Samsung’s TouchWiz interface gets a new name, sort of

TouchWiz has been the public-facing name of Samsung’s infamous interface for a while now.

For those not in the know, TouchWiz has not just been Samsung’s preferred user interface on Android. It is front and centre of the company’s software approach for its entire mobile device portfolio – smartphones, feature phones, tablets, wearables – even those that don’t run on Android like its Tizen-powered smartphones, fitness-focused wearables and smart watches.

As far as custom skins, as we call these overlays on Android, go, TouchWiz has been up there with some of the most hated of all time. Not only was it for a long time one of the most colourful, it also added a gazillion features that many felt were overkill at a time when Android was still maturing. The end result has mostly been a less than desirable user experience.

While Samsung has, by doing this, achieved its goal of creating an identity on mobile – there are more people familiar with Samsung’s idea of Android than there probably is those who are versed with Google’s vision of Android – it has also managed to alienate many an Android enthusiast since this not only means that updates get delayed, it is often blamed for the sluggish nature of what is otherwise some of the best mobile hardware on the planet.

Samsung Experience UI on the Galaxy Note 9

This explains why the company has, in recent years, dropped all mention of TouchWiz and, instead, focused on bamboozling us with monikers like Samsung Experience UI which spawns several other names like Grace UX and Edge UX, the latter coming about out of the need to identify the unique software workarounds required to make use of the edge displays found in recent premium Samsung Galaxy smartphones.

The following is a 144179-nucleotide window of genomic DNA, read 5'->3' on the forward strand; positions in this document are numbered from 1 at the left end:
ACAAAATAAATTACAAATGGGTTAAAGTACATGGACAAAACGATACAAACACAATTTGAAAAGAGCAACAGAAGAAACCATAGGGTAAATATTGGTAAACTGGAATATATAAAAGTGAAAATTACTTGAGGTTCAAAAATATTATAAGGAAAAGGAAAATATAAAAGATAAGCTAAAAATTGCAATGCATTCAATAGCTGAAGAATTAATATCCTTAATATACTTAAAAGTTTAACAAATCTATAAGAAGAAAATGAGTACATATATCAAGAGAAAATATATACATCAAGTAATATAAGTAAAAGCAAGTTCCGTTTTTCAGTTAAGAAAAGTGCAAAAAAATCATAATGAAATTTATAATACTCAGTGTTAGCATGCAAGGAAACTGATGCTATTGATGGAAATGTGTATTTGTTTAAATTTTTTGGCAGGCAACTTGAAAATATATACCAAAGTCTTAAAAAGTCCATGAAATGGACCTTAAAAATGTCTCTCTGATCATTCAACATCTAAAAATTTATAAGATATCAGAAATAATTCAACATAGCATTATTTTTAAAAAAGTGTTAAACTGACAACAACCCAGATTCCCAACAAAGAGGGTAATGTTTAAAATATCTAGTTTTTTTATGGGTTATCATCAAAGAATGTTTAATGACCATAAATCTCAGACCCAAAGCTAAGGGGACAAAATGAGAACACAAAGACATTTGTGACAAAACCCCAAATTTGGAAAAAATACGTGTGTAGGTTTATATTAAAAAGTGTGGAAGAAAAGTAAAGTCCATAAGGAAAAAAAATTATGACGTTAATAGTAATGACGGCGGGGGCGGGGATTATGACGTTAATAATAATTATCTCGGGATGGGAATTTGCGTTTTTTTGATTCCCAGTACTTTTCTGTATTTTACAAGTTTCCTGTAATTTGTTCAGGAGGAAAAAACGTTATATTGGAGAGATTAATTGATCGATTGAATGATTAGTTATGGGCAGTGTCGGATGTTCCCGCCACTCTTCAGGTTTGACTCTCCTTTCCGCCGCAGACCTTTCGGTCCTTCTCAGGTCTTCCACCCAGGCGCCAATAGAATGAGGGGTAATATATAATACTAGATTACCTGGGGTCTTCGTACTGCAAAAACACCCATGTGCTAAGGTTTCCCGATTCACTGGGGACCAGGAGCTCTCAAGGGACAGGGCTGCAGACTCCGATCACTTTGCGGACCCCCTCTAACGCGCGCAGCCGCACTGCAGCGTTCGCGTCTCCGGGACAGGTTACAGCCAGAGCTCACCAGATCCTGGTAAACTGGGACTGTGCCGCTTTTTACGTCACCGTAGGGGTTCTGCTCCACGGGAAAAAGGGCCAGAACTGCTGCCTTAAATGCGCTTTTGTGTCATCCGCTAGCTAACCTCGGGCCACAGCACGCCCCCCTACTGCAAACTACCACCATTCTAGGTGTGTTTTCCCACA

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Now, going forward, that TouchWiz name will be joining history archives as the company just announced its new One UI at its developer conference in San Francisco.

With One UI, Samsung promises to deliver the buttery smooth experience that we have struggled to get on its existing software offering, more so on entry-level and mid-range devices, singling out functionality like focus, interaction and comfort.

The One UI page on Samsung’s website doesn’t go into much detail but it gives us a glimpse of what we can expect when One UI starts rolling out to existing devices next year, though users of select devices (Samsung’s 2019 premium Android phones, of course) in a handful of countries (no, Kenya is not one of them), can already apply to give it a spin through a beta programme announced yesterday.

Have something that you believe I need to have a look at? Hit me up: echenze [at]